Grid fins are actually an array of short lifting surfaces arranged in a lattice. They appeared in engineering literature in the late eighties of the last century, but they have probably been used in Russian military since late seventies. Notable current applications of these fins are found with the Falcon 9 launch vehicle, Soyuz ground escape capsule, and gliding weapons. Notwithstanding their high drag, they represent a viable alternative to conventional fins because they fold easily, have small hinge moment (because of their short chord length), are easy to manufacture, and have high strength to weight ratio.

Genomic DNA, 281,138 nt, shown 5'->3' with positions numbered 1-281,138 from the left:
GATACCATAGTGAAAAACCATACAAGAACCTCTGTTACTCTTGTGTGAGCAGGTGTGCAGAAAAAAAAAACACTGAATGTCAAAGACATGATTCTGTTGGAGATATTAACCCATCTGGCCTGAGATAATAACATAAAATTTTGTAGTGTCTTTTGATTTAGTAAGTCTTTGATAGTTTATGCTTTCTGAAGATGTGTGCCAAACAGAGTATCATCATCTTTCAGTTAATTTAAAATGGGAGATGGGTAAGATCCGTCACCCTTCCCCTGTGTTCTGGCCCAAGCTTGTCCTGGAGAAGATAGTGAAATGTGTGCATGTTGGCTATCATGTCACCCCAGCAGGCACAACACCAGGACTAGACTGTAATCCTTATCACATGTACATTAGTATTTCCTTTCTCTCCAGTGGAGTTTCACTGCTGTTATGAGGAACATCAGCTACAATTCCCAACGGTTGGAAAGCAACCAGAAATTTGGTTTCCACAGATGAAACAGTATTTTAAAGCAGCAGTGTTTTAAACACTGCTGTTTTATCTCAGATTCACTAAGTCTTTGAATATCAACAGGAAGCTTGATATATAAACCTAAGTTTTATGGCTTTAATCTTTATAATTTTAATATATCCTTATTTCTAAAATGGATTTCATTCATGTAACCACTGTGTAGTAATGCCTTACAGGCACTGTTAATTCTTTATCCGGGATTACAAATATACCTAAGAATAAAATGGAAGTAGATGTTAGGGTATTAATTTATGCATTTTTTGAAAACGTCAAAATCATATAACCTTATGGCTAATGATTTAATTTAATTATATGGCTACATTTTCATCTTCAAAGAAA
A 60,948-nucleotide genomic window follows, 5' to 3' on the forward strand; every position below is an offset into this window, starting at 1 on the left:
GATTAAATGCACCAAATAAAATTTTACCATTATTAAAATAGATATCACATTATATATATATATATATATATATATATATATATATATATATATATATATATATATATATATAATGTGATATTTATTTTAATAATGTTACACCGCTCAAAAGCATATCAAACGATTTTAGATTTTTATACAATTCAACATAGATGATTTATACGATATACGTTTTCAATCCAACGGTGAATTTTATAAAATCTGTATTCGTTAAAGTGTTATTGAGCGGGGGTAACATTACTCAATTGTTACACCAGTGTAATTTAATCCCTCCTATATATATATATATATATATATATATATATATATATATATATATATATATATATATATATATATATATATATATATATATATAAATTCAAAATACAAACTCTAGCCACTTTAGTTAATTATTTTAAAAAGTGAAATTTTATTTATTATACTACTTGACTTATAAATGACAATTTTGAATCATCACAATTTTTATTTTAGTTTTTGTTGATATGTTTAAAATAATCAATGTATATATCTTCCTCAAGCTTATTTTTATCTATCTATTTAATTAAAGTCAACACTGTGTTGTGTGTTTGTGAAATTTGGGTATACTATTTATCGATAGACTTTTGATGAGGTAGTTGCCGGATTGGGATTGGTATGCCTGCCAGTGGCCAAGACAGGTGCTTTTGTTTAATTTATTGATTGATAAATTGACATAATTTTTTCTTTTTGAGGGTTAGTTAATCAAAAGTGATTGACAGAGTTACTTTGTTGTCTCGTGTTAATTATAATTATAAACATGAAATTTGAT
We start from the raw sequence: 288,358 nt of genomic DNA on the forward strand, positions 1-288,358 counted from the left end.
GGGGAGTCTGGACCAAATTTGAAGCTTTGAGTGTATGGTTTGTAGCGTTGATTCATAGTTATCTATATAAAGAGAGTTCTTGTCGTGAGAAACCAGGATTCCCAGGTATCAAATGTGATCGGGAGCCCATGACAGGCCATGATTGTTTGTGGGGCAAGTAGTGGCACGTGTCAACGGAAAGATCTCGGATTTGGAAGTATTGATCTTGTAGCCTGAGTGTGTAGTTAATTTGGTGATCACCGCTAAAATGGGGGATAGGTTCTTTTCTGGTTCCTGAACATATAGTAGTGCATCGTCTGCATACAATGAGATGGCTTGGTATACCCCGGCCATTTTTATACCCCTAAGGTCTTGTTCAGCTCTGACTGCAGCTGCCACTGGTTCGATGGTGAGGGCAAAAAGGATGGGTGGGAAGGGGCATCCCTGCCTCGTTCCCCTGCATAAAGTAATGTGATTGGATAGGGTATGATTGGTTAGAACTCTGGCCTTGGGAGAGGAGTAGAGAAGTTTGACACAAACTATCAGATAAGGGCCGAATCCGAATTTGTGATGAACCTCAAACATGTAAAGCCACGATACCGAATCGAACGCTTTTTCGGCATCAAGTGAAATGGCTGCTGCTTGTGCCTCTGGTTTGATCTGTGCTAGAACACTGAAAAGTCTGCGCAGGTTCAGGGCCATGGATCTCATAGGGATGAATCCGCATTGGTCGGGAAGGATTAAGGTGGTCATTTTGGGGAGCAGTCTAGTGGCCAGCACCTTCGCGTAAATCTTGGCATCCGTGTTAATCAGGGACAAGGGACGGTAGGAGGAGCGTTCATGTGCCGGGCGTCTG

In this study we develop an analytical aerodynamic theory of grid fins in subsonic flow. The solution is based on a number of small parameters of the problem, the most conspicuous of which are the ratio of the fin chord to its span, and the reciprocal of the number of the fin’s lifting surfaces. It is shown that even in the leading order approximation, the theory fits well both numerical simulations based on the vortex lattice method and the available experimental data.